JESSICA2 HKJU Dec 18 2002

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Information about JESSICA2 HKJU Dec 18 2002
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Published on September 17, 2007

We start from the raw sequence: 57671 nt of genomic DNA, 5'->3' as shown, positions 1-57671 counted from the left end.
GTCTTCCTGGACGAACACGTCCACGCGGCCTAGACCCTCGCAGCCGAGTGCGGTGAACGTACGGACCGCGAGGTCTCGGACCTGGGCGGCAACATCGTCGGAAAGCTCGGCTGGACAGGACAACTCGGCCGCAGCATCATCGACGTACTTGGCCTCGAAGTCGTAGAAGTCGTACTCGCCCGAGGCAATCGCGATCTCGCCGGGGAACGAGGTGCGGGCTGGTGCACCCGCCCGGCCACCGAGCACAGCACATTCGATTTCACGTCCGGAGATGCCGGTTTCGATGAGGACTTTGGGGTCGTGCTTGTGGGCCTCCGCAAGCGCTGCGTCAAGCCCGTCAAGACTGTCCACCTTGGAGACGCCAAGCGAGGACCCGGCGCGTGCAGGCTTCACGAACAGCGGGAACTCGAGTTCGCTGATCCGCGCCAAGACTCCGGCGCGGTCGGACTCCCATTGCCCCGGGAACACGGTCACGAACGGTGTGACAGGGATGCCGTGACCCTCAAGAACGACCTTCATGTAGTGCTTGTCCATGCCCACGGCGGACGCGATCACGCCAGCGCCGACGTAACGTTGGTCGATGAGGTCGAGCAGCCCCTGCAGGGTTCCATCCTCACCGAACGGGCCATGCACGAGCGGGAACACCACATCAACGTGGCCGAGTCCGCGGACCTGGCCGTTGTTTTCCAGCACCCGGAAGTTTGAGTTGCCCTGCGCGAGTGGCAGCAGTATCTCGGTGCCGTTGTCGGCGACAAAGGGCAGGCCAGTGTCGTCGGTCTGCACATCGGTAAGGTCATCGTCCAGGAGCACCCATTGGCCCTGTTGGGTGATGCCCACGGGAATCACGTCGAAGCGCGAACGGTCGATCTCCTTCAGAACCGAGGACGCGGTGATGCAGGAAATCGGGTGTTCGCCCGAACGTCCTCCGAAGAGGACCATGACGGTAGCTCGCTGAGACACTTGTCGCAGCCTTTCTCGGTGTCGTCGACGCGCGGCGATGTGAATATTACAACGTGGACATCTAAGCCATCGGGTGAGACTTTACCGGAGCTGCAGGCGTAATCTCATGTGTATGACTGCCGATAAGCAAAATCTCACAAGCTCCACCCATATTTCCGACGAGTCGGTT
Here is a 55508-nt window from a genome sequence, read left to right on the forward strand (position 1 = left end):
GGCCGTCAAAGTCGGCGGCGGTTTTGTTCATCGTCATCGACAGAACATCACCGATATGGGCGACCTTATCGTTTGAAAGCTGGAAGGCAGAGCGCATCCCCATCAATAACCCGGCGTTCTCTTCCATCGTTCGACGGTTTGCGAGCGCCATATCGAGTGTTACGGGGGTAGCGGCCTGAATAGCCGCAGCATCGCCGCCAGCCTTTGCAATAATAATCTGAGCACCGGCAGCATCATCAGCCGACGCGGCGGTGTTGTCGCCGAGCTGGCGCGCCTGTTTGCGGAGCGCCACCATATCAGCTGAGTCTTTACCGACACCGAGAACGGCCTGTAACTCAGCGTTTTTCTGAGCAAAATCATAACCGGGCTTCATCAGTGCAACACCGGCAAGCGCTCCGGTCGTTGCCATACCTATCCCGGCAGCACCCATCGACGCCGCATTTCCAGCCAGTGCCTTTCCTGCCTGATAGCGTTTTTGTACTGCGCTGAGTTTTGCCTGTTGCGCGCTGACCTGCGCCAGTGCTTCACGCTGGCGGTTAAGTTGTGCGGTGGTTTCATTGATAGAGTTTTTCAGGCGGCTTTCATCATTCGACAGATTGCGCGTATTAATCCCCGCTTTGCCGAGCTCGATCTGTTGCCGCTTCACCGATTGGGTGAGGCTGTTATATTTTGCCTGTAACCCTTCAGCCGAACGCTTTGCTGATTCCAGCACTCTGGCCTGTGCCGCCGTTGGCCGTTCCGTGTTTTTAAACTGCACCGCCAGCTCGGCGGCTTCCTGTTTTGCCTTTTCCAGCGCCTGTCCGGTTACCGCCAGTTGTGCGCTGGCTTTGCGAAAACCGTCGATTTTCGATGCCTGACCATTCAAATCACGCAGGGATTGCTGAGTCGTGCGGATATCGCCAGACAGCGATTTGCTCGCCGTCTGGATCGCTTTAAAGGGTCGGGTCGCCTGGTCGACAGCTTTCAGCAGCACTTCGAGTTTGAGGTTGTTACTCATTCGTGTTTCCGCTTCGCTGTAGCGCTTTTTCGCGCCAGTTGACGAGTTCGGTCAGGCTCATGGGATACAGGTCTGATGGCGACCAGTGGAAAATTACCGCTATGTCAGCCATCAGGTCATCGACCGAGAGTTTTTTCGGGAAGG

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JESSICA2: A Distributed Java Virtual Machine with Transparent Thread Migration Support:  JESSICA2: A Distributed Java Virtual Machine with Transparent Thread Migration Support Wenzhang Zhu, Cho-Li Wang, Francis Lau The Systems Research Group Department of Computer Science and Information Systems The University of Hong Kong HKU JESSICA Project:  HKU JESSICA Project JESSICA: 'Java-Enabled Single-System-Image Computing Architecture' : Project started in 1996. First version (JESSICA1) in 1999. A middleware that runs on top of the standard UNIX/Linux operating system to support parallel execution of multi-threaded Java applications in a cluster of computers. JESSICA hides the physical boundaries between machines and makes the cluster appear as a single computer to applications -- a single-system image (SSI). Special feature : preemptive thread migration which allows a thread to freely move between machines. Part of the RGC’s Area of Excellence project in 1999-2002. Slide3:  JESSICA Team Members Supervisors: Dr. Francis C.M. Lau  Dr. Cho-Li Wang Research Students: Ph.D: Wenzhang Zhu (Thread Migration) Ph.D: WeiJian Fang (Global Heap) M.Phil: Zoe Ching Han Yu (Distributed Garbage Collection)  Ph.D: Benny W. L. Cheung (Software Distributed Shared Memory) Graduated: Matchy Ma (JESSICA1) The Systems Research Group JESSICA Team Members Outline:  Outline Introduction of Cluster Computing Motivations Related works JESSICA2 features Performance Analysis Conclusion andamp; Future works What’s a cluster ?:  What’s a cluster ? A cluster is a type of parallel or distributed processing system, which consists of a collection of interconnected stand-alone/complete computers cooperatively working together as a single, integrated computing resource – IEEE TFCC. My definition : a HPC system that integrates mainstream commodity components to process large-scale problems  low cost, self-made, yet powerful. Cluster Computer Architecture:  Cluster Computer Architecture High-Speed LAN (Fast/Gigabit Ethernet, SCI, Myrinet) Availability Infrastructure Single System Image Infrastructure Programming Environment (Java, C, MPI, HPF, DSM) Management andamp; Monitoring andamp; Job Scheduling Cluster Applications (Web, Storage, Computing, Rendering, Financing..) OS Node OS Node OS Node OS Node Single System Image (SSI) ?:  Single System Image (SSI) ? JESSICA Project: Java-Enabled Single-System-Image Computing Architecture A single system image is the illusion, created by software or hardware, that presents a collection of resources as one, more powerful resource. Ultimate Goals of SSI : makes the cluster appear like a single machine to the user, to applications, and to the network. Single Entry Point, Single File System, Single Virtual Networking, Single I/O and Memory Space, Single Process Space, Single Management / Programming View … Slide8:  Top 500 computers by 'classification' (June 2002) (Source: http://www.top500.org/ ) MPP Massively Parallel Processor Constellation E.g., cluster of HPCs Cluster Cluster of PCs SMP Symmetric Multiprocessor About the TOP500 List: the 500 most powerful computer systems installed in the world. Compiled twice a year since June 1993 Ranked by their performance on the LINPACK Benchmark #1 Supercomputer: NEC’s Earth Simulator:  #1 Supercomputer: NEC’s Earth Simulator Built by NEC, 640 processor nodes, each consisting of 8 vector processors, total of 5120 processors, 40 TFlop/s peak, and 10 TB memory. Linpack : 35.86 Tflop/s (Tera FLOPS = 1012 floating point operations per second = 450 x Pentium 4 PCs) Interconnect: Single stage crossbar (1800 miles of cable) 83,000 copper cables, 16 GB/s cross section bandwidth Area of computer = 4 tennis courts, 3 floors (Source: NEC) Other Supercomputers in TOP500:  Other Supercomputers in TOP500 #2 #3 Supercomputer: ASCI Q 7.7 TF/s Linpack performance. Los Alamos National Laboratory, U.S. HP Alphserver SC (375 x 32-way multiprocessors, total 11,968 processors), 12 terabytes of memory and 600 terabytes of disk storage TOP500 Nov 2002 List:  TOP500 Nov 2002 List 2 new PC clusters made the TOP 10: #5 is a Linux NetworX/Quadrics cluster at Lawrence Livermore National Laboratory. #8 is a HPTi/Myrinet cluster at the Forecast Systems Laboratory at NOAA. A total of 55 Intel based and 8 AMD based PC clusters are in the TOP500. The number of clusters in the TOP500 grew again to a total of 93 systems. Poor Man’s Cluster:  Poor Man’s Cluster HKU Ostrich Cluster 32 x 733 MHz Pentium III PCs, 384MB Memory Hierarchical Ethernet-based network : four 24-port Fast Ethernet switches + one 8-port Gigabit Ethernet backbone switch) Rich Man’s Cluster:  Computational Plant (C-Plant cluster) 1536 Compaq DS10L 1U servers (466 MHz Alpha 21264 (EV6) microprocessor, 256 MB ECC SDRAM) Each node contains a 64-bit, 33 MHz Myrinet network interface card (1.28 Gbps/s) connected to a 64-port Mesh64 switch. 48 cabinets, each of which contains 32 nodes (48x32=1536) Rich Man’s Cluster The HKU Gideon 300 Cluster(Operating in mid Oct. 2002):  The HKU Gideon 300 Cluster (Operating in mid Oct. 2002) 300 PCs (2.0GHz Pentium 4, 512MB DDR mem, 40GB disk, Linux OS) connected by a 312-port Foundry FastIron 1500 (Fast Ethernet) switch Linpack performance: 355 Gflops #175 in TOP500 (Nov. 2002 List) Building Gideon 300:  Building Gideon 300 JESSICA2 : Introduction:  JESSICA2 : Introduction Research Goal High Performance Java Computing using Clusters Why Java? The dominant language for server-side programming. More than 2 million Java developers [CNETAsia: 06/2002] Platform independent: 'Compile once, run anywhere' Code mobility (i.e., dynamic class loading) and data mobility (i.e., object serialization). Built-in multithreading support at language level (parallel programming using MPI, PVM, RMI, RPC, HPF, DSM is difficult) Why cluster? Large scale server-side applications need high-performance multithreaded programming supports A cluster provides a scalable hardware platform for true parallel execution. Java Virtual Machine:  Java Virtual Machine Class Loader Loads class files Interpreter Executes bytecode Runtime Compiler Converts bytecode to native code 0a0b0c0d0c6262431 c1d688662a0b0c0d0 c1334514726522723 01010101000101110 10101011000111010 10110011010111011 Class loader Interpreter Runtime compiler Bytecode Native code Application Class File Java API Class File Threads in JVM:  Threads in JVM Heap (Data) object object Class loader Class files Thread 3 Java Method Area (Code) Thread 2 Thread 1 PC Stack Frame Stack Frame public class ProducerConsumerTest { public static void main(String[] args) { CubbyHole c = new CubbyHole(); Producer p1 = new Producer(c, 1); Consumer c1 = new Consumer(c, 1); p1.start(); c1.start(); } } A Multithreaded Java Program Execution Engine Java Memory Model:  Java Memory Model Define memory consistency semantics in multi-threaded Java programs when values must be transferred between the main memory and per-thread working memory There is a 'lock' associated with each object Protect critical sections Maintain memory consistency between threads Basic Rules: releasing a lock forces a flush of all writes from working memory employed by the thread, and acquiring a lock forces a (re)load of the values of accessible fields Threads in a JVM:  Java Memory Model (How to maintain memory consistency between threads) Variable is modified in T1’s working memory. T1 T2 Garbage Bin Per-Thread working memory Main memory Object Variable Heap Area Threads: T1, T2 Threads in a JVM master copy Distributed Java Virtual Machine (DJVM):  Global Object Space High Speed Network PC OS Java Threads created in a program PC OS PC OS PC OS JESSICA2: A distributed Java Virtual Machine (DJVM) spanning multiple cluster nodes can provide a true parallel execution environment for multithreaded Java applications with a Single System Image illusion to Java threads. Distributed Java Virtual Machine (DJVM) Slide22:  Problems in Existing DJVMs Mostly based on interpreters Simple but slow Layered design using distributed shared memory system (DSM)  can’t be tightly coupled with JVM JVM runtime information can’t be channeled to DSM False sharing if page-based DSM is employed Page faults block the whole JVM Programmer specifies thread distribution  lacks of transparency Need to rewrite multithreaded Java applications No dynamic thread distribution (preemptive thread migration) for load balancing. Slide23:  Related Work Method shipping: IBM cJVM Like remote method invocation (RMI) : when accessing object fields, the proxy redirects the flow of execution to the node where the object's master copy is located. Executed in Interpreter mode. Load balancing problem : affected by the object distribution. Page shipping : Rice U. Java/DSM, HKU JESSICA Simple. GOS was supported by some page-based Distributed Shared Memory (e.g., TreadMarks, JUMP, JiaJia) JVM runtime information can’t be channeled to DSM. Executed in Interpreter mode. Object shipping: Hyperion, Jackal Leverage some object-based DSM Executed in native mode: Hyperion: translate Java bytecode to C. Jackal: compile Java source code directly to native code Related Work(Summary):  Related Work (Summary) cJVM Method Shipping Intr Proxy Java/DSM Manual Migration Intr Page-based DSM JESSICA Transparent Migration Intr Page-based DSM Intr=Interpreter Mode JESSICA2 Main Features:  JESSICA2 Main Features Transparent Java thread migration Runtime capturing and restoring of thread execution context. No source code modification. No bytecode instrumenting (preprocessing) No new API introduced. Enable dynamic load balancing on clusters Operated in Just-In-Time (JIT) compilation Mode Global Object Space A shared global heap spanning all cluster nodes Adaptive object home migration protocol I/O redirection Transparent migration JIT GOS JESSICA2 JESSICA2 Architecture:  JESSICA2 Architecture public class ProducerConsumerTest { public static void main(String[] args) { CubbyHole c = new CubbyHole(); Producer p1 = new Producer(c, 1); Consumer c1 = new Consumer(c, 1); p1.start(); c1.start(); } } Java Bytecode or Source Code Transparent Thread Migration in JIT Mode:  Transparent Thread Migration in JIT Mode Simple for interpreters (e.g. JESSICA) Interpreter sits in the bytecode decoding loop which can be stopped upon a migration flag checking The full state of a thread is available in the data structure of interpreter No register allocation JIT mode execution makes things complex (JESSICA2) Native code has no clear bytecode boundary How to deal with machine registers? How to organize the stack frames (all are in native form now) ? How to make extracted thread states portable and recognizable by the remote JVM ? How to restore the extracted states (rebuild the stack frames) and restart the execution in native form ? Need to modify JIT compiler to instrument native codes Approaches:  Approaches Using JVMDI (e.g., HKU M-JavaMPI) ? Only recent JDK1.4.1 (Aug., 2002) provides full speed debugging to support the capturing of thread status Portable but too heavy need large data structures to keep debug information Only using JVMDI can’t support full function of DJVM How to access remote object? Put a DSM under it? But you can’t control Sun JVM’s memory allocation unless you get the latest JDK source codes Our lightweight approach Provide the minimum functions required to capture and restore Java threads to support Java thread migration Slide29:  An overview of JESSICA2 Java thread migration Thread Frame (1) Alert Frames Method Area GOS (heap) JVM Frame parsing Restore execution Stack analysis Stack capturing Thread Scheduler Source node Destination node Migration Manager Load Monitor Method Area GOS (heap) (4b) Load method from NFS Frames Frames (2) (4a) Object Access (3) PC PC What are those functions?:  What are those functions? Migration points selection Delayed to the head of loop basic block or method Register context handler Spill dirty registers at migration point without invalidation so that native codes can continue the use of registers Use register recovering stub at restoring phase Variable type deduction Spill type in stacks using compression Java frames linking Discover consecutive Java frames Dynamic Thread State Capturing and Restoring in JESSICA2:  Dynamic Thread State Capturing and Restoring in JESSICA2 mov slot1-andgt;reg1 mov slot2-andgt;reg2 ... Bytecode verifier bytecode translation migration point code generation Intermediate Code invoke 1. Add migration checking 2. Add object checking 3. Add type andamp; register spilling register allocation Native Code Native stack scanning Linking andamp; Constant Resolution Register recovering reg slots cmp obj[offset],0 jz ... cmp mflag,0 jz ... mov 0x110182, slot ... Native thread stack Java frame C frame (Restore) Global Object Access Frame (Capturing) migration point Selection How to Maintain Memory Consistency in a Distributed Environment ?:  How to Maintain Memory Consistency in a Distributed Environment ? T2 High Speed Network PC OS PC OS PC OS PC OS T4 T6 T8 T1 T3 T5 T7 Heap Heap Embedded Global Object Space (GOS):  Embedded Global Object Space (GOS) Main Features: Take advantage of JVM runtime information for optimization (e.g. object types, accessing threads, etc.) Use threaded I/O interface inside JVM for communication to hide the latency  Non-blocking GOS access OO based to reduce false sharing Home-based, compliant with JVM Memory Model ('Lazy Release Consistency') Master Heap (home objects) and Cache Heap (local and cached objects) : reduce object access latency Object Cache:  Object Cache Adaptive object home migration:  Adaptive object home migration Definition 'home' of an object = the JVM that holds the master copy of an object Problems cache objects need to be flushed and re-fetched from the home whenever synchronization happens Adaptive object home migration if # of accesses from a thread dominates the total # of accesses to an object, the object home will be migrated to the node where the thread is running Slide36:  I/O redirection Timer Use the time in Master node as the standard time Calibrate the time in worker node when they register to master node File I/O Use half word of fd as node number Open file For read, check local first, then master node For write, go to master node Read/Write Go to the node specified by the node number in fd Network I/O Connectionless send: do locally Others, go to master Experimental Setting:  Experimental Setting Modified Kaffe Open JVM version 1.0.6 Linux PC Clusters: Pentium II PCs at 540MHz (Linux 2.2.1 kernel) Connected by Fast Ethernet HKU Gideon 300 Cluster (RayTracing) Slide38:  Parallel Ray Tracing on JESSICA2 (Running at 64-node Gideon 300 cluster) Linux 2.4.18-3 kernel (Redhat 7.3) 64 nodes: 108 seconds 1 node: 3430 seconds (~ 1 hour) Speedup = 4402/108=40.75 Micro Benchmarks:  Micro Benchmarks (PI Calculation) Java Grande Benchmark:  Java Grande Benchmark SPECjvm98 Benchmark:  SPECjvm98 Benchmark 'M-' : disabling migration mechanism, 'M+' : enabling migration mechanism. 'I+' : enabling pseudo-inlining. 'I-' : disabling pseudo-inlining. JESSICA2 vs JESSICA (CPI):  JESSICA2 vs JESSICA (CPI) Application benchmark:  Application benchmark Effect of Adaptive object home migration (SOR):  Effect of Adaptive object home migration (SOR) Conclusions:  Conclusions Transparent Java thread migration in JIT compiler enable the high-performance execution of multithreaded Java application on clusters while keeping the merits of Java JVM approach =andgt; dynamic class loading Just-in-Time compilation for speed An embedded GOS layer can take advantage of the JVM runtime information to reduce communication overhead Slide46:  Thanks HKU SRG: http://www.srg.csis.hku.hk/ JESSICA2 Webpage: http://www.csis.hku.hk/~clwang/projects/JESSICA2.html